The Writing on the Wall
From the start of my comic store, I always carried two main product lines.  Comic books was the one that remained the entire history of the store.  The other was sports cards.  I was a collector of cards as a kid and knew that the two went together well.  But in the 1990's, I saw the writing on the wall.  I saw a crash of the sports card industry getting ready to happen.  I knew it was time to get out.

For years the sports card industry was a growing but not a mainstream hobby.  Most kids bought some baseball or football cards as a kid but the serious collectors were a small and loyal group.  But then something happened that send it into the next big investment and in the process destroyed the industry for good.  Sure it is doing fine now, but it will never be the same again.  The simple joy of collecting your favorite players or teams is gone, for most people.  And you can trace it back to 1989, the year that Upper Deck hit the industry. 

Prior to 1989, sports cards were an affordable impulse purchase.  Most parents would grab a few packs of cards that usually sold for about 50 a pack.  Then Upper Deck came out with high quality cards that sold for I think $1.50 a pack (it has been 15 years so my memory isn't exact. ).  They were on higher quality stock and featured holograms to prevent counterfeiting (what I don't understand is how hard is it to get someone to create counterfeit holograms?  If Upper Deck could make them so could someone else, but I digress).  They were a huge hit and soon sports cards went from a hobby to an investment.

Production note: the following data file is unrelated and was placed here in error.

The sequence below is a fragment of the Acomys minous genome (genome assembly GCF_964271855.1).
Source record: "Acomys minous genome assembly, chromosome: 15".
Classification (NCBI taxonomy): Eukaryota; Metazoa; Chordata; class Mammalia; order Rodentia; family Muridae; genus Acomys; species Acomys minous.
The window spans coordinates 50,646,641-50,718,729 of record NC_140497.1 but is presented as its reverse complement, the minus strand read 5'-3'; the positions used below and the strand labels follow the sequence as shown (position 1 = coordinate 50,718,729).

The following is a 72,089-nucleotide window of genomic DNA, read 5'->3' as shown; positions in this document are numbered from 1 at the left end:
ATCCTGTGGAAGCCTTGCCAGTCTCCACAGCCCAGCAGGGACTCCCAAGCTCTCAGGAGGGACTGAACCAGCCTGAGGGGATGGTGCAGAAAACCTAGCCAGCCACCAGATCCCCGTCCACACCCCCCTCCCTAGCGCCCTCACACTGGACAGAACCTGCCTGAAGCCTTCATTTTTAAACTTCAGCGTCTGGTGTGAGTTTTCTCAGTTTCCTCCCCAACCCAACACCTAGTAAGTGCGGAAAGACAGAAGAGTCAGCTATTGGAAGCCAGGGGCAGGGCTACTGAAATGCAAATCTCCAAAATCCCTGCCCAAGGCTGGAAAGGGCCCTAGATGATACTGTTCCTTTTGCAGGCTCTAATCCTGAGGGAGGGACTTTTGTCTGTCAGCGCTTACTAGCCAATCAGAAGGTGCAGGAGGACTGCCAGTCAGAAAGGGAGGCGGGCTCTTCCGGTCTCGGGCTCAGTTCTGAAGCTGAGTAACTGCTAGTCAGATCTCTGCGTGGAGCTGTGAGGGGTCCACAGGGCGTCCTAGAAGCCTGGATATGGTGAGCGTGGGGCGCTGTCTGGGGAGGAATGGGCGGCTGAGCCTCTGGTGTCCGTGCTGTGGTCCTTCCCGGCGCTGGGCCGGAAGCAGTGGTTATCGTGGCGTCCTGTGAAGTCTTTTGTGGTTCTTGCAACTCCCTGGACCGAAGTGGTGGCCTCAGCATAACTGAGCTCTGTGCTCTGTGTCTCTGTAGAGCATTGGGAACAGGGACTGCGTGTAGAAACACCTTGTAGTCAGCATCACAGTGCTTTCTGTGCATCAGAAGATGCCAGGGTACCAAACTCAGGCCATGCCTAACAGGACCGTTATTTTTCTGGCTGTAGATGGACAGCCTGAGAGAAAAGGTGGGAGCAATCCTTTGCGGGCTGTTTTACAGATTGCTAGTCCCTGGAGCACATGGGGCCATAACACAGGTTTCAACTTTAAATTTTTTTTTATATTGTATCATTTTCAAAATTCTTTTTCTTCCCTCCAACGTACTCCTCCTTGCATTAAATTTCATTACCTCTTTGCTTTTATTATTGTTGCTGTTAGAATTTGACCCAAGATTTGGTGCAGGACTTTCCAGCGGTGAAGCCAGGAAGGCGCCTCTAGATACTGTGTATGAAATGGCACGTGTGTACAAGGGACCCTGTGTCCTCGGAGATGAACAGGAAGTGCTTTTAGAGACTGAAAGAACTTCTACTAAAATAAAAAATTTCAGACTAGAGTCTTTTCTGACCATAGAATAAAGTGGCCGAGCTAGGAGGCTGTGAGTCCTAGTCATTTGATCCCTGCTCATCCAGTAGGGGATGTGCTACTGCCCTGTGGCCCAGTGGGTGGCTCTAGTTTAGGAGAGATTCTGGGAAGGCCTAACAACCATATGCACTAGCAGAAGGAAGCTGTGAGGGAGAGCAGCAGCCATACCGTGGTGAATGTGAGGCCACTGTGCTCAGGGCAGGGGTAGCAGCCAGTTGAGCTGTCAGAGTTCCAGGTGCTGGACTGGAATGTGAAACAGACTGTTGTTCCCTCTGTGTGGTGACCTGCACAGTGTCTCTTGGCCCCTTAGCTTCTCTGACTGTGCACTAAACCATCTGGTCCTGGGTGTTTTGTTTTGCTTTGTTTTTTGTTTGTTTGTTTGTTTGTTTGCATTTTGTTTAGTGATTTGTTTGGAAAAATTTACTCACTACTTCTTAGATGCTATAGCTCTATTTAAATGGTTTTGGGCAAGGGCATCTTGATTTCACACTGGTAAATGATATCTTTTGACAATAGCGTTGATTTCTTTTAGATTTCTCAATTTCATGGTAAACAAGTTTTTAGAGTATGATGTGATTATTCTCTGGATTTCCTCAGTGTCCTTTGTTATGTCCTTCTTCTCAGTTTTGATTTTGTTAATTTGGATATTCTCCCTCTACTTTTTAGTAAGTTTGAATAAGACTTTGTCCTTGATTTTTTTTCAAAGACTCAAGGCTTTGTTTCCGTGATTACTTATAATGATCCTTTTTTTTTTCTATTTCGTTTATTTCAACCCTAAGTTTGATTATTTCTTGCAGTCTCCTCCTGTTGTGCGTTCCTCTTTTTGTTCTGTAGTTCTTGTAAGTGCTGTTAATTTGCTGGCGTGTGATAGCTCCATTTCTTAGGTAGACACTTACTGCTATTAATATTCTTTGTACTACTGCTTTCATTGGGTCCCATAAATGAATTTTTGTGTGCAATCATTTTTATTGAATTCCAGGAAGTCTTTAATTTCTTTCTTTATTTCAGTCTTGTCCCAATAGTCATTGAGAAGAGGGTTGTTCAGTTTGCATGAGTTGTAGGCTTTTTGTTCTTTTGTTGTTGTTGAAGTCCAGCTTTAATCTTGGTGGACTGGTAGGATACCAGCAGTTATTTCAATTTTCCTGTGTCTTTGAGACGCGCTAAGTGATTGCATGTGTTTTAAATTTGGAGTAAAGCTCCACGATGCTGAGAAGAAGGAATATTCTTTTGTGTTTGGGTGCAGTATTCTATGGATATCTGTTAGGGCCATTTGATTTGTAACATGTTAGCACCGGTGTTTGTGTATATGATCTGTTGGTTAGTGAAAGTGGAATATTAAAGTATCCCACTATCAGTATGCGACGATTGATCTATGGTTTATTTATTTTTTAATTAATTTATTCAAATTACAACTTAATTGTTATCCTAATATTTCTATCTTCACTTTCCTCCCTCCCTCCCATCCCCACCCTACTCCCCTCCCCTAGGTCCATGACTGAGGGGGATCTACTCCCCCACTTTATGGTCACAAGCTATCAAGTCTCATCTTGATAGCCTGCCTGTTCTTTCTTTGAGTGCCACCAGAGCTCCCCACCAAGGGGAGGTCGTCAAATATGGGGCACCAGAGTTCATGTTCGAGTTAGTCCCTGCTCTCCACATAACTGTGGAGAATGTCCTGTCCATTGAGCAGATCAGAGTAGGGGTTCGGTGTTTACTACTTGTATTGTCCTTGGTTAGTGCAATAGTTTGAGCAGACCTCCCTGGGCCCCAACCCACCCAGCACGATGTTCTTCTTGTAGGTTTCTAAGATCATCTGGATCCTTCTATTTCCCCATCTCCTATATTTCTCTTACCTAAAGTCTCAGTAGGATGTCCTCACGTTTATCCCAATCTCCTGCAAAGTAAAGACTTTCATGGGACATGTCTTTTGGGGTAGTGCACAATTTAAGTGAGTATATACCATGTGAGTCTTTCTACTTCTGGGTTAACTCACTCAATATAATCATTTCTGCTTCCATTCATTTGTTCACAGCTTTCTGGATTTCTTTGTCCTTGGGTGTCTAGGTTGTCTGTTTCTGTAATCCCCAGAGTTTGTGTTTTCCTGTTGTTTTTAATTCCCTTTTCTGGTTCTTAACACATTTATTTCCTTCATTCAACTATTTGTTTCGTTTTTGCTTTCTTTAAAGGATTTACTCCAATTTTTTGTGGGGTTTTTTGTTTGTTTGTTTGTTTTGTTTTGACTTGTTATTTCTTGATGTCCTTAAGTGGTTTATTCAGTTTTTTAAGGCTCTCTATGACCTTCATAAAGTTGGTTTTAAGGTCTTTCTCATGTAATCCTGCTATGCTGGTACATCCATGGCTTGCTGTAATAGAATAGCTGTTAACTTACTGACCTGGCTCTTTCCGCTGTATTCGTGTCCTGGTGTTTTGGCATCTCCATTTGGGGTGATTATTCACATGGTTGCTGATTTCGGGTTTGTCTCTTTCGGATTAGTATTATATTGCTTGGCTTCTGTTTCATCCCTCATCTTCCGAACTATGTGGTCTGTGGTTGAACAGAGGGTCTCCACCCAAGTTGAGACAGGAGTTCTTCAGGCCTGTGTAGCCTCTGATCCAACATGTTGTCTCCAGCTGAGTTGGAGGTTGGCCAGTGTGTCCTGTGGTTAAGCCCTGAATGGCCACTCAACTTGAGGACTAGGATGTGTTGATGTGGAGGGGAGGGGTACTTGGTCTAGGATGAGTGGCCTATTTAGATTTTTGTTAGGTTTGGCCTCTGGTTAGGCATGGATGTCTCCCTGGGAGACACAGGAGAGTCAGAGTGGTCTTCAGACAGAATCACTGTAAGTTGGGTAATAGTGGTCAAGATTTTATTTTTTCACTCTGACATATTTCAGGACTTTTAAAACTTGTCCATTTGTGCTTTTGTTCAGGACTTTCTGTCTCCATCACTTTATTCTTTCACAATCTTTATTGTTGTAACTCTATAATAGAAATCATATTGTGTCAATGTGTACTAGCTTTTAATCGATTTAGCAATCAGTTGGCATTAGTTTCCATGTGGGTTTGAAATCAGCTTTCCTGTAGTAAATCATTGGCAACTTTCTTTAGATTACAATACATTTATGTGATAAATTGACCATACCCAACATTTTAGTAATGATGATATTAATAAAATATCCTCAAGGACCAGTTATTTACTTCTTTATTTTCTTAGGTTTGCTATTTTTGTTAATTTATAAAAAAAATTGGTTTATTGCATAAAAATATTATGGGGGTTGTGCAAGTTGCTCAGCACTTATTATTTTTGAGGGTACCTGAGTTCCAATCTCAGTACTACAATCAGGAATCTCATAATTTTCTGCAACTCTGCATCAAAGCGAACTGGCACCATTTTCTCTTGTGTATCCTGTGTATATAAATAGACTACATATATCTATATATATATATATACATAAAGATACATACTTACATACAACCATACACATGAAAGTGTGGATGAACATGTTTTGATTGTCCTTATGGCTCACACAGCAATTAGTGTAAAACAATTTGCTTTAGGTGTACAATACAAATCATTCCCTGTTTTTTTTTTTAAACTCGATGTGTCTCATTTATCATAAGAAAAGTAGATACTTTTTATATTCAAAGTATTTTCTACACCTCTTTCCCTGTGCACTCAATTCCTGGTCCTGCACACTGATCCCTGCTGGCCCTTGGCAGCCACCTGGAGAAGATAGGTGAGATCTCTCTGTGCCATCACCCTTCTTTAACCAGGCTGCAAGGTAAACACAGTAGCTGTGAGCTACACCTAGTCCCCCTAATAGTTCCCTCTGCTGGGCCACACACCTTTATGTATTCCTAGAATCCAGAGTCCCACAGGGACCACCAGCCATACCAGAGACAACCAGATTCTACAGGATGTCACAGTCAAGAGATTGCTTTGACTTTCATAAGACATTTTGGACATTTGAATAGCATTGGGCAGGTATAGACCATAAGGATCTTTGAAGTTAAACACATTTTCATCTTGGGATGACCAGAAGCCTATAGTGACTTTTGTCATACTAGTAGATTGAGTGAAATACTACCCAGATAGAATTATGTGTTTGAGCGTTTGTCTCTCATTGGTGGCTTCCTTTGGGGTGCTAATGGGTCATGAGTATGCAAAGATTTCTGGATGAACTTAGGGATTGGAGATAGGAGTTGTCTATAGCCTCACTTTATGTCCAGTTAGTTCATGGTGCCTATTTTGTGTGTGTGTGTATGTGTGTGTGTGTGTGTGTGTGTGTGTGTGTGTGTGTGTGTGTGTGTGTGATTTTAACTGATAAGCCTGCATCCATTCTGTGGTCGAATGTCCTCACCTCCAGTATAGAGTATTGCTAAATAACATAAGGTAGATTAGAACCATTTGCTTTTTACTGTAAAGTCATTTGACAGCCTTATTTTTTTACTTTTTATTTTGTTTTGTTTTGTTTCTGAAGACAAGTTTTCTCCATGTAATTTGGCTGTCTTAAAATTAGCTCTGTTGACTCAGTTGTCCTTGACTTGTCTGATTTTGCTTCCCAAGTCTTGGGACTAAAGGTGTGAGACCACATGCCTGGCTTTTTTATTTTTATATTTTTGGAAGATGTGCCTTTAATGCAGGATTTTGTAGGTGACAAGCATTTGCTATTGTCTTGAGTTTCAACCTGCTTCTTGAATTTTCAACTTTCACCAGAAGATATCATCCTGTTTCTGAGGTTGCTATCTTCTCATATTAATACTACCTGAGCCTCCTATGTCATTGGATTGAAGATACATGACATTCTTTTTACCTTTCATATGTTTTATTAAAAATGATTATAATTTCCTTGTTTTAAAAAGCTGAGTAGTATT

With Upper Deck's popularity also came more sets.  Score created cards, Topps made Topps Finest, Donruss and Fleer also had high quality sets to counter it.  Soon there were close to a dozen different sets for baseball each year.  This also led to lots of confusion.  In the past if you wanted to buy a player's rookie card, it was easy.  Wanted a George Brett rookie, get the 1975 Topps rookie card, if you wanted a Roger Clemens, you bought the 1985 Topps, Fleer or Donruss.  But now you ask for Frank Thomas rookie card and they would say which one?  You would say Topps and they would say which one? 

Then it got even worse.  Card companies decided to make subsets that were randomly placed in the packs.  These cards were even more limited and made things even more confusing.  I started to see kids buy packs to get the subsets and just throw the rest of the cards away.  I also saw as more and more companies started to do this that sets would not keep their value as long.  This month's hot subset would soon become yesterday's news as the next hot one reached the market.

With this happening, I saw more and more people getting tired of sports cards.  They would see their investments go up in price and then come back down in a few months.  They got tired of buying pack after pack of cards in search of some rare subset.  That and the price of packs of cards were going up and becoming more plentiful.  I decided it was time to get out.

There was a show that was close to the store and I decided that I would dump as much of my stock as possible.  So I went in and put stuff at half price.  Those $25.00 Upper Deck high number sets were going for $12.50.  The Pro-Set football sets that were in the Beckett for $30.00 went for $15.00.  The funny thing is that I was still making a profit on most items that I sold.  Granted it wasn't much, but it was better than getting practically nothing.  The show was a huge success for me as  sold a ton of cards.  I had the dealers buying up the bulk of it.

I then used the money to move into some new items.  I began carrying the relatively new Magic the Gathering cards (Antiquities just came out).  I moved into carrying action figures and comic t-shirts.  I started renting and selling Japanimation, which was one of the most profitable new lines I carried. 

Sure enough, about six months later the card market started to fall.  Prices drop and most of the new cards dropped in value.  Some became almost worthless.  While the other dealers in the area were closing or trying hard to liquidate their excess inventory, I was able to build my new product lines and stay in business.



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Tom Zjaba 1997 - 2015      

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